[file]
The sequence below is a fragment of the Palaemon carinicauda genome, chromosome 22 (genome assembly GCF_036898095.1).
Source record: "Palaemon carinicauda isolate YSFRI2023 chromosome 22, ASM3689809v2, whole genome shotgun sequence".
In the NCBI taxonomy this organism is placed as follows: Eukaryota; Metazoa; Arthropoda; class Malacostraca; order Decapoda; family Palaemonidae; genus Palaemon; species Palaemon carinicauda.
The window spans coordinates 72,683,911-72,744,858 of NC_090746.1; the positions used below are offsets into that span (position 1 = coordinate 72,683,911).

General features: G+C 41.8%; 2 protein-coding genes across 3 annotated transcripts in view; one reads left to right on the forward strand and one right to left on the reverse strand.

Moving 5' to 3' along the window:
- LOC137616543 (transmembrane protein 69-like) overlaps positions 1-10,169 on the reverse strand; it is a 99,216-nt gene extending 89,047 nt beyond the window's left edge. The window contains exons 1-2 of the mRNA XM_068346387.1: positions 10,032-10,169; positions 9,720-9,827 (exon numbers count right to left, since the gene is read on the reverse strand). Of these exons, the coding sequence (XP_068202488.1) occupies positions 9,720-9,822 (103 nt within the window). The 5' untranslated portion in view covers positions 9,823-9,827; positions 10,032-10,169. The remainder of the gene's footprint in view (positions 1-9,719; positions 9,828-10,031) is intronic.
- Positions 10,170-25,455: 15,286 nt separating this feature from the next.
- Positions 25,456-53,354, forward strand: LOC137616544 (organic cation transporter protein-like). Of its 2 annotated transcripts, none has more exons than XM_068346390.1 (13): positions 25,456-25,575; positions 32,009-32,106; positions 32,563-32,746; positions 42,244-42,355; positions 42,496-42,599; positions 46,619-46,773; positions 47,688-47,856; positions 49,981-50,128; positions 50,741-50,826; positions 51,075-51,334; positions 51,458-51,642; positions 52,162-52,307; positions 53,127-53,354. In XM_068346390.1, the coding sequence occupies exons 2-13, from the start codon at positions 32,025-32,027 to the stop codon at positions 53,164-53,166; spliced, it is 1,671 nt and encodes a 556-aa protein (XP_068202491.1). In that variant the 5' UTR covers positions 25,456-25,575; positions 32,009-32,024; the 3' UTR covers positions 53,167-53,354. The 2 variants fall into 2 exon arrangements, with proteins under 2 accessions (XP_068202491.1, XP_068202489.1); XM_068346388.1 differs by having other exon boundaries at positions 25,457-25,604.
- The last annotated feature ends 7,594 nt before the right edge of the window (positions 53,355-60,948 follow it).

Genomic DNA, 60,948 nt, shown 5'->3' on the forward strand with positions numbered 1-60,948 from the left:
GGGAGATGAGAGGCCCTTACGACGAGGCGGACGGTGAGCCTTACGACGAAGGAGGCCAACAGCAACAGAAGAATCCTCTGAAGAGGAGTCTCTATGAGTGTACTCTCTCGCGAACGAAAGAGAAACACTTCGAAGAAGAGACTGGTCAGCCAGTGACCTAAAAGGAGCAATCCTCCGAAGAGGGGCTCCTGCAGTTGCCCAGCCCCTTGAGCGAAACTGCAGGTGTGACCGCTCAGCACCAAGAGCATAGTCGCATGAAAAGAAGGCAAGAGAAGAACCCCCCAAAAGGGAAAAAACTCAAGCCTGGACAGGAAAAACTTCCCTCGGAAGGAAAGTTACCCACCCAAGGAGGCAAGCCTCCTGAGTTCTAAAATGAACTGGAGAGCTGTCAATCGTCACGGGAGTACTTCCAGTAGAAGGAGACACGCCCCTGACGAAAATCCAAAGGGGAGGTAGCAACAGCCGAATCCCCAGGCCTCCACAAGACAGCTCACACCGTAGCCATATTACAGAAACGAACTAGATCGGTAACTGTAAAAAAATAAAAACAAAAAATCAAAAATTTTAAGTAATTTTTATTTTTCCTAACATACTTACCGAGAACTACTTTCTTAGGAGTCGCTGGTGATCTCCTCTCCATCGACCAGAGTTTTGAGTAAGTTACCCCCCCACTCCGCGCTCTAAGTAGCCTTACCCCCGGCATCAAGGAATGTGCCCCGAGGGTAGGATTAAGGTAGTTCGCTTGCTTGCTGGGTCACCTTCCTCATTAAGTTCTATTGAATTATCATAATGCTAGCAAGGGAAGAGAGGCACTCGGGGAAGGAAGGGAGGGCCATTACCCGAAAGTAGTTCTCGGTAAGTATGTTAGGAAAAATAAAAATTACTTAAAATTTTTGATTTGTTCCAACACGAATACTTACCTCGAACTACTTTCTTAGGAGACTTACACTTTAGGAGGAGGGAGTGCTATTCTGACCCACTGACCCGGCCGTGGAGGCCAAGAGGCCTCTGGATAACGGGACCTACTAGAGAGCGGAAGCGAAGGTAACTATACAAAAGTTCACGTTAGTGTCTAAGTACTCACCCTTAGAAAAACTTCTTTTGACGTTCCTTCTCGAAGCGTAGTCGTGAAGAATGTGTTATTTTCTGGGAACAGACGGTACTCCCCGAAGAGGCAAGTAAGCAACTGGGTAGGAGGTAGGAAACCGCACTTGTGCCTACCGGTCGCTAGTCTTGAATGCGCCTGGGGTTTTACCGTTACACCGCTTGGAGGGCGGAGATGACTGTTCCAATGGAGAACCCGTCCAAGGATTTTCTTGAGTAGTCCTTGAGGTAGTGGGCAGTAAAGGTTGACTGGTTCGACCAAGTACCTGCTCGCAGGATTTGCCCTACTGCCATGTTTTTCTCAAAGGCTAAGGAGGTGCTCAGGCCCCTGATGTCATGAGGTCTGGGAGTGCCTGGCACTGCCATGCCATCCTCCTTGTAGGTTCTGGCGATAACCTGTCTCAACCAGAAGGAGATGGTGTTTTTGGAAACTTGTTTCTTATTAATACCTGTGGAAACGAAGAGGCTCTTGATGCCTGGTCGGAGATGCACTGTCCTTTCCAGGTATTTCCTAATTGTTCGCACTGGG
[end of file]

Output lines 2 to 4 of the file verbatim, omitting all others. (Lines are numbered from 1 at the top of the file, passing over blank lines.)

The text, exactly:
Source record: "Palaemon carinicauda isolate YSFRI2023 chromosome 22, ASM3689809v2, whole genome shotgun sequence".
In the NCBI taxonomy this organism is placed as follows: Eukaryota; Metazoa; Arthropoda; class Malacostraca; order Decapoda; family Palaemonidae; genus Palaemon; species Palaemon carinicauda.
The window spans coordinates 72,683,911-72,744,858 of NC_090746.1; the positions used below are offsets into that span (position 1 = coordinate 72,683,911).